I first visited Russia in 1989, when it still went by its married name, the Soviet Union. Natasha, our guide, knew I studied the language, and she asked me if I watched Soviet movies. I was embarrassed to admit that I had seen a total of one: the classic 1975 Sovromcom The Irony of Fate. I vowed to remedy the gap in my cultural literacy. Not a huge fan of the American layman’s Russian cinema, with its cerebral Eisensteins and ponderous Tarkovskys, and just past my teens, I sought out new films with contemporary settings and young characters. Vasily Pichul’s Little Vera (1988) seemed like a good place to start. This glasnost blockbuster was touted as the first Soviet teen sex romp, but with a measure of the intellectual substance we had come to expect from eastern bloc cinema.
Sure enough, there was a 30-second sex scene. And some breasts. And sarcastic teenagers giving their parents grief. But mostly there was pervasive, abject despair, raw aggression, and physical degradation of both bodies and infrastructure. The plot begins and ends well for no one. An outdoor disco party is brutally broken up by police with truncheons. Vera’s truck-driver father drunkenly stabs her new husband, who nonetheless moves back in with his in-laws after agreeing not to press charges. At one point, Vera attempts to kill herself with sleeping pills and vodka. In the film’s final shot, her father quietly dies of a heart attack while drinking alone in the family’s tiny, grungy kitchen. He meekly cries out for his wife and daughter, but they do not hear him. Fade to black, roll credits.
“Chernukha films draw from common features: dirty apartments, littered courtyards, urban streets at night, beer bars and off-licenses, police stations, prisons, and hospitals”
This was my first encounter with a type of filmmaking that has come to be called chernukha, a term derived from the word chernyi (black), plus the pejorative suffix –ukha. It is an etymological cousin of the older term ochernenie, “blackening”, as in “blackening of Soviet reality”, a charge levelled by the state against cultural producers whose representation of life in the USSR was insufficiently positive. And of course, that was largely the point of chernukha: to expose Soviet social reality as brutish and hopeless. Chernukha cinema was born of a particular cultural and historical moment, the late-1980s and early-1990s, when Soviet ideology — and Soviet censorship — was on its deathbed.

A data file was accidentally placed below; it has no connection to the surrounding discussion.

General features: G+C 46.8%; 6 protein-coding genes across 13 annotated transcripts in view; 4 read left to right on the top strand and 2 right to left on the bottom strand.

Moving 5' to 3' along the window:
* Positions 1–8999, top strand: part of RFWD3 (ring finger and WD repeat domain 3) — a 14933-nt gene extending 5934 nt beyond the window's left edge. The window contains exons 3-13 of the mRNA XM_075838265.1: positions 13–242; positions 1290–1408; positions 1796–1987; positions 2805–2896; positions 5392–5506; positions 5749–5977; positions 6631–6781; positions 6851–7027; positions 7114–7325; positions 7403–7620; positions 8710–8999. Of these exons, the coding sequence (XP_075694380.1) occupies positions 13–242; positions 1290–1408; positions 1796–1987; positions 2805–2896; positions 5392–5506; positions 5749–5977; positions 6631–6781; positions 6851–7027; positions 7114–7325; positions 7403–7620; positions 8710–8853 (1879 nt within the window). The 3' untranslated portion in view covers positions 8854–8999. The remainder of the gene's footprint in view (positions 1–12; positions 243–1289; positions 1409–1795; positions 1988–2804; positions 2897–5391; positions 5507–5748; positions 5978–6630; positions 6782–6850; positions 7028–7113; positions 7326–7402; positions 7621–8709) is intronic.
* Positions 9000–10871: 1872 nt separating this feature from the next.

Films to which the label has been applied, however, continue to be released long after Mikhail Gorbachev became a pensioner. Chernukha films then and now draw from a common reservoir of visual and thematic features: dirty, crowded apartments, littered courtyards (populated by feral dogs or cats), urban streets at night, beer bars and off-licences, police stations, prisons, and hospitals. Characters live either in urban isolation or with other members of a truncated (motherless, fatherless, or childless) family. Alcoholism or drug addiction is de rigueur, as is a general atmosphere of cruelty: physical violence and frequent, unpredictable shouting and arguments. Bodies are commonly deformed by injury or illness, either before the narrative begins or during it. Sex is represented most often as rape, though never acknowledged as such in the narrative.